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Updated: House bill brings new attention to drought issues

Issue Date: December 10, 2014
By Dave Kranz

A vote in the U.S. House of Representatives this week renewed discussion of California drought relief in Washington, D.C., and set the stage for the likelihood of additional legislation in the new Congress next year.

Legislation known as the California Emergency Drought Relief Act of 2014 was introduced in the House last week by Rep. David Valadao, R-Hanford, and cosponsored initially by six other California representatives: Kevin McCarthy, R-Bakersfield; Ken Calvert, R-Corona; Jim Costa, D-Fresno; Doug LaMalfa, R-Richvale; Tom McClintock, R-Elk Grove; and Devin Nunes, R-Tulare. The full House passed the bill on Tuesday.

The representatives said they introduced the bill after negotiations with the Senate on a long-term drought-relief package ended last month.

Sen. Dianne Feinstein, D-Calif., who authored a Senate drought bill that passed in May, had been involved in discussions with California House members in efforts to reconcile her bill with earlier legislation adopted by the House. On Nov. 20, Feinstein announced the negotiations had been suspended, saying it had become clear to her that participants in the talks would be "unable to present an agreed-upon proposal before Congress adjourns this year."

The sponsors of the Emergency Drought Relief Act said their bill contained short-term provisions that had been agreed upon in the negotiations on the long-term legislation, and that Congress needed to act immediately.

"I will not let this year end without exhausting every possible option to bring relief to the Central Valley," Valadao said.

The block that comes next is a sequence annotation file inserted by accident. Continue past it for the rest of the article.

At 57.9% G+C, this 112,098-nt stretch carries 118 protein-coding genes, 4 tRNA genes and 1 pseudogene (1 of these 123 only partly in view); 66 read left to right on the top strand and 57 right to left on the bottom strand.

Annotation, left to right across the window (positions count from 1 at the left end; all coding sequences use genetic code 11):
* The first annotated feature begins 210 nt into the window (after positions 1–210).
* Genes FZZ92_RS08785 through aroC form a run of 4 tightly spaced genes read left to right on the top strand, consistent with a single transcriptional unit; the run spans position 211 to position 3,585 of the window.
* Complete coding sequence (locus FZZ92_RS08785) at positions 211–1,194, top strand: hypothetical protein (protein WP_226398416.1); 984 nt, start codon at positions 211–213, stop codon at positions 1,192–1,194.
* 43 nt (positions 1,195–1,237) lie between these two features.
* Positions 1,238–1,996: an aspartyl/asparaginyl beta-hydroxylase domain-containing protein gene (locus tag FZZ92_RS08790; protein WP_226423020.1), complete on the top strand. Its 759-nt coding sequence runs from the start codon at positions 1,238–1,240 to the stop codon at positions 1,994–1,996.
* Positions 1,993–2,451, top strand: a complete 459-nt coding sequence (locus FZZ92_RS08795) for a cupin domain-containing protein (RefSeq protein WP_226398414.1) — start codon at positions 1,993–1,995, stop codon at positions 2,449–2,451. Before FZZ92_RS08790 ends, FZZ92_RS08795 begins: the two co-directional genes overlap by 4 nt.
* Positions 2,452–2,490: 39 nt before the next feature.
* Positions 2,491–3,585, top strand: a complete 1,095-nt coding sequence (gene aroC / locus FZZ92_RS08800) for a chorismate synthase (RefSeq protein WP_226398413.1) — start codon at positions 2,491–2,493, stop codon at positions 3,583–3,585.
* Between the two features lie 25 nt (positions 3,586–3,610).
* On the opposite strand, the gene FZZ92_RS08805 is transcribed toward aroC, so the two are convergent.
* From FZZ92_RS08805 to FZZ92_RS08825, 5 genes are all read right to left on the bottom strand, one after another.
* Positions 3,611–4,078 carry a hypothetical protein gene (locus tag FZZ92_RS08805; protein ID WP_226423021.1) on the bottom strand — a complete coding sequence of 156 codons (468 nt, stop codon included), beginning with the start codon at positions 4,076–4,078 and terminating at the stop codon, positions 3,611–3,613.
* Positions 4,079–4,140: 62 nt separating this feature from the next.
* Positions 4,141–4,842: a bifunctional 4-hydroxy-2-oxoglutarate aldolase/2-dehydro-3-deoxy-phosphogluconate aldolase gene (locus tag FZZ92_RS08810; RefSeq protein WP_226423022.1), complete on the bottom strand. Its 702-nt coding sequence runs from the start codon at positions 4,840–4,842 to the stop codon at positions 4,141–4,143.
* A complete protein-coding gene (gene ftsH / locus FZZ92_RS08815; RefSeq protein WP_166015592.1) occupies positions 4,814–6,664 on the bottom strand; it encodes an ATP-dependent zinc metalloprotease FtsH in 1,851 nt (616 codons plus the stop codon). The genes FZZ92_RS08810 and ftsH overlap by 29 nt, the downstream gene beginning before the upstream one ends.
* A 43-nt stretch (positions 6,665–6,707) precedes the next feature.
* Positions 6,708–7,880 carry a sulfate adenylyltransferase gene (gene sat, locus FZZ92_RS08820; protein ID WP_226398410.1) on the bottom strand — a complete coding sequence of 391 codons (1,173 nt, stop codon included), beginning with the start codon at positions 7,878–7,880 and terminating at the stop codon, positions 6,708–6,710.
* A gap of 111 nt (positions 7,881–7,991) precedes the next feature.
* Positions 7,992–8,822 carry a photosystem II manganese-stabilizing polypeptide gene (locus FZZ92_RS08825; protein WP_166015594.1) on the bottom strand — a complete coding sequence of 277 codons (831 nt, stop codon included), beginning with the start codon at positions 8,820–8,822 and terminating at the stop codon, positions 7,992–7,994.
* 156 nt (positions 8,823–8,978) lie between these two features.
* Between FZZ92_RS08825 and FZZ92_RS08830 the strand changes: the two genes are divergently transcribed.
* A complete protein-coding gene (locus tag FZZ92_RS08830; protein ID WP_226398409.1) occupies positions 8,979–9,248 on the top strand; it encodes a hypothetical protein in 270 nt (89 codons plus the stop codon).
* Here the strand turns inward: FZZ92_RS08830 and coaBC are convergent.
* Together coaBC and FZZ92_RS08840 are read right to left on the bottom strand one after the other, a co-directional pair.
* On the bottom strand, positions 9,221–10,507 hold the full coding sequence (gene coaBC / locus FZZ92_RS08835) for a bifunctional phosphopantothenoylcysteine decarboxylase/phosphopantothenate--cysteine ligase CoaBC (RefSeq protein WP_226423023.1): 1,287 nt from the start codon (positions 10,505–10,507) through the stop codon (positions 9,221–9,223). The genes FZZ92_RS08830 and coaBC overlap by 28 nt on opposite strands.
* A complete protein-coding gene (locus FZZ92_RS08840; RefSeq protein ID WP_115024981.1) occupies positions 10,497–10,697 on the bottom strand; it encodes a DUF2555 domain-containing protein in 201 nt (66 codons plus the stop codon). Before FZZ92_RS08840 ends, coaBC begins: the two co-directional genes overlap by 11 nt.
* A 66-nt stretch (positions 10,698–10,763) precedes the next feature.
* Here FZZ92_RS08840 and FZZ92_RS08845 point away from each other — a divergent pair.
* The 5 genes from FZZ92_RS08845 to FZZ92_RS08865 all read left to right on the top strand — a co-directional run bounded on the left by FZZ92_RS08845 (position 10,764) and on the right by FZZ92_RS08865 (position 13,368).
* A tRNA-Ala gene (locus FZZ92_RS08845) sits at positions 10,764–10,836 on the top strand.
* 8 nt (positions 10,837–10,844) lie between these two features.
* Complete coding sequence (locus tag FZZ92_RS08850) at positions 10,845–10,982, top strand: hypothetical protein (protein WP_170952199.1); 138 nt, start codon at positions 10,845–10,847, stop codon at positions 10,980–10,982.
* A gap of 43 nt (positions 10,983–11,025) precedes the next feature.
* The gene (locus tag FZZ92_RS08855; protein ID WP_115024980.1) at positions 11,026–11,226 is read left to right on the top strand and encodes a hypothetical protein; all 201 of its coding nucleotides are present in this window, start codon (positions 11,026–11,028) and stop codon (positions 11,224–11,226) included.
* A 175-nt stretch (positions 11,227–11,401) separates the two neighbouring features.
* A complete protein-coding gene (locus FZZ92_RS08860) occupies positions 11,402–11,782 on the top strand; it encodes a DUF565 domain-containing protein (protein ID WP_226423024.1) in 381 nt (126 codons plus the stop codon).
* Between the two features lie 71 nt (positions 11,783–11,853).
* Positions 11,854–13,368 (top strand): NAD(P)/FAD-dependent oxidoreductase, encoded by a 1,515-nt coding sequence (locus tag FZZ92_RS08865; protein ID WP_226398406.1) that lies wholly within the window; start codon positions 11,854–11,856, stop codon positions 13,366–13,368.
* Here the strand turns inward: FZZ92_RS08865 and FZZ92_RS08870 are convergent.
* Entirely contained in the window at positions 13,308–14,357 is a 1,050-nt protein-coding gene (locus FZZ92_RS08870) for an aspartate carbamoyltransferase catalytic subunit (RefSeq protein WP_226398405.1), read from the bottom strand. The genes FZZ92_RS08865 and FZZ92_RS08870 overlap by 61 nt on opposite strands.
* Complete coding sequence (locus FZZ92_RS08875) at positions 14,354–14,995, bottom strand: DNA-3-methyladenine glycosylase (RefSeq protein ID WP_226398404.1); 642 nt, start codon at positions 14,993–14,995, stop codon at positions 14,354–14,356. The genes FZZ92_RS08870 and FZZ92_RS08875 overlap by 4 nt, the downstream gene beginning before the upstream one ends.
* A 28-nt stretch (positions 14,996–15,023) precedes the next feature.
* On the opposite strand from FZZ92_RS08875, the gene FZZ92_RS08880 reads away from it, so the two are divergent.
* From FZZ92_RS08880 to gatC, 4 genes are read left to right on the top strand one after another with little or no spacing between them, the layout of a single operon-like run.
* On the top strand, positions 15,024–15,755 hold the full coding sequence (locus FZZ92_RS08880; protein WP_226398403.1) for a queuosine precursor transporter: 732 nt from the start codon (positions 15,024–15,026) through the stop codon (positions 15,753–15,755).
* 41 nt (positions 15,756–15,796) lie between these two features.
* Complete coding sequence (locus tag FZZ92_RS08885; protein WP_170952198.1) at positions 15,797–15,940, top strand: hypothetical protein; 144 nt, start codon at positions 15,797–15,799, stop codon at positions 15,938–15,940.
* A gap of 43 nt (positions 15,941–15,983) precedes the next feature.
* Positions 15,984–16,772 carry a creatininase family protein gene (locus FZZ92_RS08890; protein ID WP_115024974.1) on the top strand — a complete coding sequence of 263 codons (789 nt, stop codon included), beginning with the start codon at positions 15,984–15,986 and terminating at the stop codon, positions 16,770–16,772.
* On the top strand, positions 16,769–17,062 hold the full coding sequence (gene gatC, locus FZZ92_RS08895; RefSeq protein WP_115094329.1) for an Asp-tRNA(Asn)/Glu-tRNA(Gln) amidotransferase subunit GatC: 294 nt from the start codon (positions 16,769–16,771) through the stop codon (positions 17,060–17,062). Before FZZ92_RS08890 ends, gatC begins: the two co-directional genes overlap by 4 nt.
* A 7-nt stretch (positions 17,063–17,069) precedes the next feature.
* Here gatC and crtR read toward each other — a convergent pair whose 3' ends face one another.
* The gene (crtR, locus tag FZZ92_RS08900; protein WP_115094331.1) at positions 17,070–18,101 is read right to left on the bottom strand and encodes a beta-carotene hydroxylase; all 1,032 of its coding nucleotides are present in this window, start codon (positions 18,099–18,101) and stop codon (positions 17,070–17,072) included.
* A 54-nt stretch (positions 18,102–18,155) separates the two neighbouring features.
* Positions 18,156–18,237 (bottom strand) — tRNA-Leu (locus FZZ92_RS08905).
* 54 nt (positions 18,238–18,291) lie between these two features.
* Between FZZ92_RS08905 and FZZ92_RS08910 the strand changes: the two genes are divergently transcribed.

The House vote of 230-182 sent the bill to the Senate, but political observers said the Senate appeared unlikely to act on the measure—leaving the question of California drought relief to the new, Republican-led Congress that will be sworn in next year.

California Farm Bureau Federation President Paul Wenger welcomed introduction and passage of the House bill, saying it kept the impact of the California drought "front and center" in the nation's capital.

"We hope this legislation prompts continued discussions in Congress and elsewhere, about what the federal government can and should do to make our water system work more efficiently for the benefit of people, the environment and the economy," Wenger said.

The House bill would direct federal water and fisheries agencies to act within the parameters of existing laws and regulations to maximize the ability to capture high water flows during storms. Its provisions would remain in effect until the end of Gov. Jerry Brown's existing drought proclamation or the end of the next water year, Sept. 30, 2016.

Wenger noted that even during drought years such as those California has experienced, there are strong storms that generate significant runoff.

"Too often during the past three years, that runoff has been allowed to flow unabated to the ocean," he said. "Had we been able to store more of that runoff, we could have eased at least some of the severe water shortages our farms and communities face today."

December and January typically represent the wettest months of the California rainy season, the bill's supporters noted, and both the federal Central Valley Project and State Water Project need to be allowed to capture water when it becomes available.

In a statement issued prior to the House vote, McCarthy, who serves as House majority leader, referred to a report published last week by the American Geophysical Union, which used tree-ring studies to estimate the last three years have been the driest period California has experienced in at least 1,200 years. McCarthy said government policies have worsened the impacts of the drought.

"Ill-conceived policies have continued to prioritize the well-being of fish above people, meaning precious water is released into the ocean rather than directed to our local communities in need," he said.

Costa said the provisions in the House bill would provide "one more tool to bring relief to the San Joaquin Valley," which he said "has suffered far too long because of our broken water system," while Nunes pointed to the cities, towns, rural homes, schools and churches that are "running dry."

(Dave Kranz is editor of Ag Alert. He may be contacted at

Permission for use is granted, however, credit must be made to the California Farm Bureau Federation when reprinting this item.

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